Nate Nickolai '15 and Ella Presher '14
Following the collapse of the Western Roman Empire, Europe entered a period of cultural and economic downfall, appropriately named “The Dark Ages.” Death was prevalent, education was limited, and life was hard. However, a wave of new thinking, new ideas, and new interest in the arts began to spread from Italy across Europe in the 14th century. The Renaissance, or "rebirth," as we know it today, encouraged a return to traditional roots of Ancient Latin and Greek values and philosophies, but with a twist. Traditional ideas were renovated as artists, scientists, and philosophers blended the old with the new, giving rise to many of the world's best works of art, architecture, and literature as well as progressive scientific breakthroughs.
SI has emerged into its own "Renaissance," entering an era of light and change. Just as the Renaissance drew from Greek and Latin tradition, SI will always return to the values found at its roots of Ignatian tradition. In an act of "rebirth," we have revised our mission statement to better reflect our tradition in the context of a changing world. What does being "men and women with and for others" mean to us today? How does striving for the Magis enrich our daily lives? As we journey through this year, we will discover new answers to these questions as well as new questions to wonder about. Open to growth, we will express our wonder and thirst through great works. Inspiration is everywhere in the halls of SI; just take a look at one of the walls.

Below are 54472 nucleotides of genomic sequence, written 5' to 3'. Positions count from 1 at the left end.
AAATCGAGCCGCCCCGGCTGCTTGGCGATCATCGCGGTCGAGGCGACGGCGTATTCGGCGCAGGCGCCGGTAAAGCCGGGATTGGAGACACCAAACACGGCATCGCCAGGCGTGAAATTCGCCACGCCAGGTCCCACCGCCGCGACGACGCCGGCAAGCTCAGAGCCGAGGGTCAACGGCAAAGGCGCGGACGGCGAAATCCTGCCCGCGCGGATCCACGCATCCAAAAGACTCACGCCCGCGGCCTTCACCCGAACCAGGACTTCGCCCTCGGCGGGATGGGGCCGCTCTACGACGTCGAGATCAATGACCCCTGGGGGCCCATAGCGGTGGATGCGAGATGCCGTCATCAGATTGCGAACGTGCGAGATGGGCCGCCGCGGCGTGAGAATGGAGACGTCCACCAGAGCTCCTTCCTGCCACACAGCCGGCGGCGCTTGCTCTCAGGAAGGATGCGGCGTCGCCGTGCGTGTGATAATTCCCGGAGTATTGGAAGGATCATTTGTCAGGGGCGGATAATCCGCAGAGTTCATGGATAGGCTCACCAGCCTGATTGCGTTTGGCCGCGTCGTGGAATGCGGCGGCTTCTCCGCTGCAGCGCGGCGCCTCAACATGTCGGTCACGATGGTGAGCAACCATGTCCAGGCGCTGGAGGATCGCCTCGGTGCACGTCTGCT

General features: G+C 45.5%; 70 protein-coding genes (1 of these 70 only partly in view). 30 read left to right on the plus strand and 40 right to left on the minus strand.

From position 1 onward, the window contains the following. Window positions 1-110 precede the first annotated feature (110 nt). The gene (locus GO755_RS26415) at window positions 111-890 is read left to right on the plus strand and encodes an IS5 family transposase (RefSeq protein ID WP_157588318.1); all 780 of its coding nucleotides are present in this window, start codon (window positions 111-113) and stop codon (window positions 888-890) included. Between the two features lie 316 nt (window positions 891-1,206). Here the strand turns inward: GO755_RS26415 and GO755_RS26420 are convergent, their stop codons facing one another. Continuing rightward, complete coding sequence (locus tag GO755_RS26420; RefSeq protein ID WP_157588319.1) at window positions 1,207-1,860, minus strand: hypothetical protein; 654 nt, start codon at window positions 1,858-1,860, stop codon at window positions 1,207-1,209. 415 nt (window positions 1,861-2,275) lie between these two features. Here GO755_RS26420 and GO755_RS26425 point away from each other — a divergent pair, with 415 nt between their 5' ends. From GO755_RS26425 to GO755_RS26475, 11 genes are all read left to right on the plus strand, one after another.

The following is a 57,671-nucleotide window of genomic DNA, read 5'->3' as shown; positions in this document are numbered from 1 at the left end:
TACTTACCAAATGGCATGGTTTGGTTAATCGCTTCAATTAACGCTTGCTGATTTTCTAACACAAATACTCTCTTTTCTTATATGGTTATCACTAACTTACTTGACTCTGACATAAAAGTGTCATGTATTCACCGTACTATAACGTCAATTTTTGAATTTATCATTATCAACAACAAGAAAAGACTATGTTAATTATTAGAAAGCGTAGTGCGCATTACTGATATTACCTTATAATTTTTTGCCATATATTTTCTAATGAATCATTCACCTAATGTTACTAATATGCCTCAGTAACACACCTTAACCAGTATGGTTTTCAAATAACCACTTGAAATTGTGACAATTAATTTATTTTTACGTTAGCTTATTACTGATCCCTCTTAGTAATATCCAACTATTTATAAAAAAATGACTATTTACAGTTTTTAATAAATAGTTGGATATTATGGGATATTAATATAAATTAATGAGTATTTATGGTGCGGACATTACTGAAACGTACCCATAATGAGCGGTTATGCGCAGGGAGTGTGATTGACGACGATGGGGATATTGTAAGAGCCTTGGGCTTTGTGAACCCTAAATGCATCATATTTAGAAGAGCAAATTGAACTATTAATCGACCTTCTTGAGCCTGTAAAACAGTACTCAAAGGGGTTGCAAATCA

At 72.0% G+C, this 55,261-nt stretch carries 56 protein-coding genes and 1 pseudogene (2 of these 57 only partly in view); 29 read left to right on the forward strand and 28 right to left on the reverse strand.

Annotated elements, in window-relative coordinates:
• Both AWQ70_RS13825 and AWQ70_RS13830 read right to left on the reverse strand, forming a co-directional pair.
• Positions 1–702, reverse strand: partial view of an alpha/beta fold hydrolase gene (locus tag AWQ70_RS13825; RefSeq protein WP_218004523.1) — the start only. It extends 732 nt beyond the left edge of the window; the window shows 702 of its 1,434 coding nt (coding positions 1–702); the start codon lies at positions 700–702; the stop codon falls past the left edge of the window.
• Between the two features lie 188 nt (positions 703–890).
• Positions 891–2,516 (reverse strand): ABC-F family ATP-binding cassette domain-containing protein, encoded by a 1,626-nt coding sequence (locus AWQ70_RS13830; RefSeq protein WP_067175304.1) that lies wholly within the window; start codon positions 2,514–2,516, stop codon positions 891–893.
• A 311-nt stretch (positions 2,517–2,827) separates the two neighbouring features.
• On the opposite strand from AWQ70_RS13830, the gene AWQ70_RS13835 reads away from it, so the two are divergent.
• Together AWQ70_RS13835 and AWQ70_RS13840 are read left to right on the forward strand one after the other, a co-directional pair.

The Renaissance Man appears in our ideology as we become well-rounded in athletics, arts, spirituality, academics, service, and leadership. Renaissance men and women are all around us, in the teachers we learn from as well as our fellow classmates. Back in the 1400’s, Ignatius embraced the new technology of the printing press to get his word out. Today, SI’s students embrace the new technology of the iPads, which innovate each curriculum differently every day. In our Latin program, the roots of Ancient Rome and Greece are kept alive through a strong community of high schools across the nation. Furthermore, looking beyond the halls of our esteemed high school, Renaissance ideas remain a large part of the modern world.
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